Investing in Australia is coming a very popular choice for many overseas investors for a number of reasons:
Diversifying their investment portfolio
Providing accommodation for their children whilst studying in Australia
Purchasing an investment property and then converting it to their residence as part of a pre-retirement strategy
There are a number of Government requirements as detailed below for overseas investors.
Foreign Investment in Residential Real Estate
Under Australian law, the Foreign Investment Review Board (FIRB) examines proposals by foreign persons to acquire interests in residential real estate in Australia, and makes recommendations to the Government on whether those proposals are suitable for approval under its foreign investment policy.
Australia’s eligibility rules for foreign investors in residential real estate are designed to ensure that foreign investment in residential property adds to residential housing supply and promotes new construction activity.
Following changes to the screening arrangements announced in April 2010, all foreign investors require FIRB approval before buying any residential real estate in Australia.
The policy restricts access to established (second-hand) residential property by foreigners. Foreign buyers who do not live in Australia are prohibited from buying established dwellings, while temporary residents are permitted to purchase one established dwelling as their residence in Australia. They cannot avoid the rules by acquiring property jointly with, or in the name of, an Australian citizen or resident, or via a company or trust. The policy also requires that temporary residents must sell their established properties when they leave Australia.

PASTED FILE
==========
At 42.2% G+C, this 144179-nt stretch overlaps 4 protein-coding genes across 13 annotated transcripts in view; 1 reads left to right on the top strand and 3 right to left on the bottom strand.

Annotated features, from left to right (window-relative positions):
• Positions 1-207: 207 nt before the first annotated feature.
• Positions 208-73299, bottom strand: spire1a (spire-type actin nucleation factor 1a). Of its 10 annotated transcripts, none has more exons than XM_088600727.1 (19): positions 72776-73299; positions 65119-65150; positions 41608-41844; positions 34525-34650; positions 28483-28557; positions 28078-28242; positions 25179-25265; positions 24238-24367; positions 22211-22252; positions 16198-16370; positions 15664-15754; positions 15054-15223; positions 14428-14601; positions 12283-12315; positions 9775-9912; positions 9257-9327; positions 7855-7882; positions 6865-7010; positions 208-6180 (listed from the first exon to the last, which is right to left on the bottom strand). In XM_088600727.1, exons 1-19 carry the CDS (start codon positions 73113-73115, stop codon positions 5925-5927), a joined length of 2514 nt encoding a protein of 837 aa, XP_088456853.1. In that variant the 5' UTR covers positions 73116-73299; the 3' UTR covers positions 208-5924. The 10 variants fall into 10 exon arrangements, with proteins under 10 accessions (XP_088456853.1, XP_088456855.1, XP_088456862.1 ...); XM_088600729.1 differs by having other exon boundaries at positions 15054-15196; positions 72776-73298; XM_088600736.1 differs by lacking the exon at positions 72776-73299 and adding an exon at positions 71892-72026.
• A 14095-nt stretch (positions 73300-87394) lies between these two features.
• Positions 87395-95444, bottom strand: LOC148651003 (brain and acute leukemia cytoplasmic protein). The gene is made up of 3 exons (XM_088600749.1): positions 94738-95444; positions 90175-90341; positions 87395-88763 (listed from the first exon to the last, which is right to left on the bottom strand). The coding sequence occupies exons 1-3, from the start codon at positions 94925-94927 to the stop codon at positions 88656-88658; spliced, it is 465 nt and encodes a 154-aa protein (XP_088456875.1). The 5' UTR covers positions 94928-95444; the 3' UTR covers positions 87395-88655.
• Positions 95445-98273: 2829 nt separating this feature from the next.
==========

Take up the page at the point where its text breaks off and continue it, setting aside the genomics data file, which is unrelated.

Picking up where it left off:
FIRB routinely monitors compliance with the policy. Real estate agents should ensure they fully understand the policy, as there can be severe penalties for non-compliance.
Breaches of the Foreign Acquisitions and Takeovers Act 1975 can result in divestment of the property, as well as fines and/or imprisonment for foreign purchasers. Foreign investors may forfeit their deposit and may also be liable for damages for breach of contract.
Breaches may also have consequences for real estate agents. You may be liable for civil damages if you do not accurately advise foreign purchases about their obligations under the policy. You may also be liable to pay penalties and compensation under consumer protection legislation (including the Trade Practices Act 1974).